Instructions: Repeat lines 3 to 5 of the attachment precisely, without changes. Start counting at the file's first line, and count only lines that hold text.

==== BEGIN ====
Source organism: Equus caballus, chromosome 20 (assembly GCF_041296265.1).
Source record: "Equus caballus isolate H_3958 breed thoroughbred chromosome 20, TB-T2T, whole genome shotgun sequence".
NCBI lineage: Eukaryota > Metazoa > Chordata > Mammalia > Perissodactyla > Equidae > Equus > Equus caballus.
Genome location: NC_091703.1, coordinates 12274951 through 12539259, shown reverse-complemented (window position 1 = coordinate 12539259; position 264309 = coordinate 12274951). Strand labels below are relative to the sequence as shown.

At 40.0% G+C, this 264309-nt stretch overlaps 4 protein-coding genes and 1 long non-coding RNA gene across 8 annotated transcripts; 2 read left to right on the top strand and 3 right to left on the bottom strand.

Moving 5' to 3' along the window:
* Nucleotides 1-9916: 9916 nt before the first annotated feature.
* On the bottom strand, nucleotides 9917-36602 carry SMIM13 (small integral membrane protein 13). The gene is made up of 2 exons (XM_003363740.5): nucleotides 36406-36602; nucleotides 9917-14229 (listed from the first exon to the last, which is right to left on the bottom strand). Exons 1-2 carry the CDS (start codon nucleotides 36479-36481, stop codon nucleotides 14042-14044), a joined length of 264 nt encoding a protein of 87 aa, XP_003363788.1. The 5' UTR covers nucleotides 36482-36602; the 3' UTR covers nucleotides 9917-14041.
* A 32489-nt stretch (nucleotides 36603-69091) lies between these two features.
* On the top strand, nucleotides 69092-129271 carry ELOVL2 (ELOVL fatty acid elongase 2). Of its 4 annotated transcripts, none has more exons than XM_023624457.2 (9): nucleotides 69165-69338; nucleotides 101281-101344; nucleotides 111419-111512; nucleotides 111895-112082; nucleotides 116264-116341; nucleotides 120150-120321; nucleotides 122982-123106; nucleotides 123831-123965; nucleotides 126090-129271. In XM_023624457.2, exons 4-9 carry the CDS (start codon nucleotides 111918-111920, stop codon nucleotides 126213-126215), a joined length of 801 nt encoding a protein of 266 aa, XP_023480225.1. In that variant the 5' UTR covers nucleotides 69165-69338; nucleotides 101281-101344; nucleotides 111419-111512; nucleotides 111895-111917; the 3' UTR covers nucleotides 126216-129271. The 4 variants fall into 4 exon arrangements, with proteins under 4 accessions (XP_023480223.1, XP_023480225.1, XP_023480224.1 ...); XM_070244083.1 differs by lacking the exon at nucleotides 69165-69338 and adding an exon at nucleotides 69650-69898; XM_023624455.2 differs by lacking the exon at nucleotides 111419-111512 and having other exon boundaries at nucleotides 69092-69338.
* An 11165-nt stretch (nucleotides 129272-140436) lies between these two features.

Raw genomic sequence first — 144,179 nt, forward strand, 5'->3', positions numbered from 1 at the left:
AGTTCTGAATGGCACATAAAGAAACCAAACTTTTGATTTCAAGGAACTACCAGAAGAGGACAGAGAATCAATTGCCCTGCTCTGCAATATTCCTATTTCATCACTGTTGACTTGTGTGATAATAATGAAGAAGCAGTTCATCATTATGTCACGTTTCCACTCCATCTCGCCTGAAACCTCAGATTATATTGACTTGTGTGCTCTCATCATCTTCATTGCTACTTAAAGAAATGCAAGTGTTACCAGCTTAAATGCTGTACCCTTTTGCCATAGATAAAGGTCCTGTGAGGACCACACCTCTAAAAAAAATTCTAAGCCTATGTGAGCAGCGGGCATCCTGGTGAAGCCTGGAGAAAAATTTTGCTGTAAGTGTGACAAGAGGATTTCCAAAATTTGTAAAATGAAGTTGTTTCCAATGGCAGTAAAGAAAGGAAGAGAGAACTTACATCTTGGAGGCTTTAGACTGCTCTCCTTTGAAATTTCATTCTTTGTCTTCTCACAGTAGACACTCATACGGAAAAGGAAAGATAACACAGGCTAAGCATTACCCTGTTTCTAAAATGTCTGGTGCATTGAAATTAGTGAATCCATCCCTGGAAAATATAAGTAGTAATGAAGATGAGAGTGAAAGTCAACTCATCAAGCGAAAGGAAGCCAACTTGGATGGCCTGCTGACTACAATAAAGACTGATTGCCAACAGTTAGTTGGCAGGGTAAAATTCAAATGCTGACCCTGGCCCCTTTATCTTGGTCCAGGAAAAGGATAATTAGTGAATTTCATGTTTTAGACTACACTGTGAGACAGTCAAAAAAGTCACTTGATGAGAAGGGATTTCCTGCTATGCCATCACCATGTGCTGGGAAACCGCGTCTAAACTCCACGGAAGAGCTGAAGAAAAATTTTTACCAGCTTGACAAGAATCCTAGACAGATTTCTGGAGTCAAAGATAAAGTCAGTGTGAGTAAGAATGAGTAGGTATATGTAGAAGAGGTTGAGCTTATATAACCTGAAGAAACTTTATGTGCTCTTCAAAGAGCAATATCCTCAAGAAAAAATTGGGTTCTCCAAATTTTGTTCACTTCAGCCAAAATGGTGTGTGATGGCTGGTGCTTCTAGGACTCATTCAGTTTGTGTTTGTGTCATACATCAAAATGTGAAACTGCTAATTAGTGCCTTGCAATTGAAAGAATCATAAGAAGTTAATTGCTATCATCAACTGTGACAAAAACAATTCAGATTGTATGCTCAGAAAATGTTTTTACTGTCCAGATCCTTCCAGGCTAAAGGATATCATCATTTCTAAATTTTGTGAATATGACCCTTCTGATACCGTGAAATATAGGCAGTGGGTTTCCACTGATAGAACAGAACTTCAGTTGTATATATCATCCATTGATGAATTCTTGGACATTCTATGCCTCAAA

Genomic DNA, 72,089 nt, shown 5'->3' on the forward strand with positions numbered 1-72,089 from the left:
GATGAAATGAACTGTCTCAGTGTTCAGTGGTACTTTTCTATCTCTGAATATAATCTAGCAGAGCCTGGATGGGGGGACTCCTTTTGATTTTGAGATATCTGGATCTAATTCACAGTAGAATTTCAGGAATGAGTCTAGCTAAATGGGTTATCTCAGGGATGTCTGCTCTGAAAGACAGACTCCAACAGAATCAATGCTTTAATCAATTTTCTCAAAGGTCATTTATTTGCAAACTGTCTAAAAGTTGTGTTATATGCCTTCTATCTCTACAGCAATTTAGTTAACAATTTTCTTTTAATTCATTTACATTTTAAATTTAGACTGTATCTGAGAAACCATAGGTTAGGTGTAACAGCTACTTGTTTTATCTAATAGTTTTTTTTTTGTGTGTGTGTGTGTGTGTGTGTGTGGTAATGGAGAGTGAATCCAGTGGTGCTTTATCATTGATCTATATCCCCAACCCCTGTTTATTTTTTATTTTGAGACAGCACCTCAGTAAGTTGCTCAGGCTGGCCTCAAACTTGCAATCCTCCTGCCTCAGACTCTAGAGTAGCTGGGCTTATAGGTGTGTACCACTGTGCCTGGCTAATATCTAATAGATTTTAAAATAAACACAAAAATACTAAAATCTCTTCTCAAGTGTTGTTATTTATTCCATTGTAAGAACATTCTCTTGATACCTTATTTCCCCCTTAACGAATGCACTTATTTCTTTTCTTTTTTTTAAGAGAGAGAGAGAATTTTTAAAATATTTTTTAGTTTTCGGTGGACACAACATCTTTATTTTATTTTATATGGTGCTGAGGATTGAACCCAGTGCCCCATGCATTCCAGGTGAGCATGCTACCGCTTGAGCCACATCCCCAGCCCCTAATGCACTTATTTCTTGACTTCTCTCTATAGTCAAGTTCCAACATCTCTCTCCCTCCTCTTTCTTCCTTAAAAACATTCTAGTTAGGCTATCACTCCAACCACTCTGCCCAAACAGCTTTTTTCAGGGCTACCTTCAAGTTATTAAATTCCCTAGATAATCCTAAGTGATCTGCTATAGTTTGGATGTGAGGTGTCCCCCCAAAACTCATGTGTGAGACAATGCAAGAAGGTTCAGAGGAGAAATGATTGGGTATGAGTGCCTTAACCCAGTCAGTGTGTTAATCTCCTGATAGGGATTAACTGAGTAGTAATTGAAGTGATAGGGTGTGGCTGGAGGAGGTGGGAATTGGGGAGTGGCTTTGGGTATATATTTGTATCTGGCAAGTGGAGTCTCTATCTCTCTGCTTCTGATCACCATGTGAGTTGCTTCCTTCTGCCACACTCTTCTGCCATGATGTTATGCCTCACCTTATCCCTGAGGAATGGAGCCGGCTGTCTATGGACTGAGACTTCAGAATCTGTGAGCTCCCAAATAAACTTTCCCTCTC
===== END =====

NCBI lineage: Eukaryota > Metazoa > Chordata > Mammalia > Perissodactyla > Equidae > Equus > Equus caballus.
Genome location: NC_091703.1, coordinates 12274951 through 12539259, shown reverse-complemented (window position 1 = coordinate 12539259; position 264309 = coordinate 12274951). Strand labels below are relative to the sequence as shown.

At 40.0% G+C, this 264309-nt stretch overlaps 4 protein-coding genes and 1 long non-coding RNA gene across 8 annotated transcripts; 2 read left to right on the top strand and 3 right to left on the bottom strand.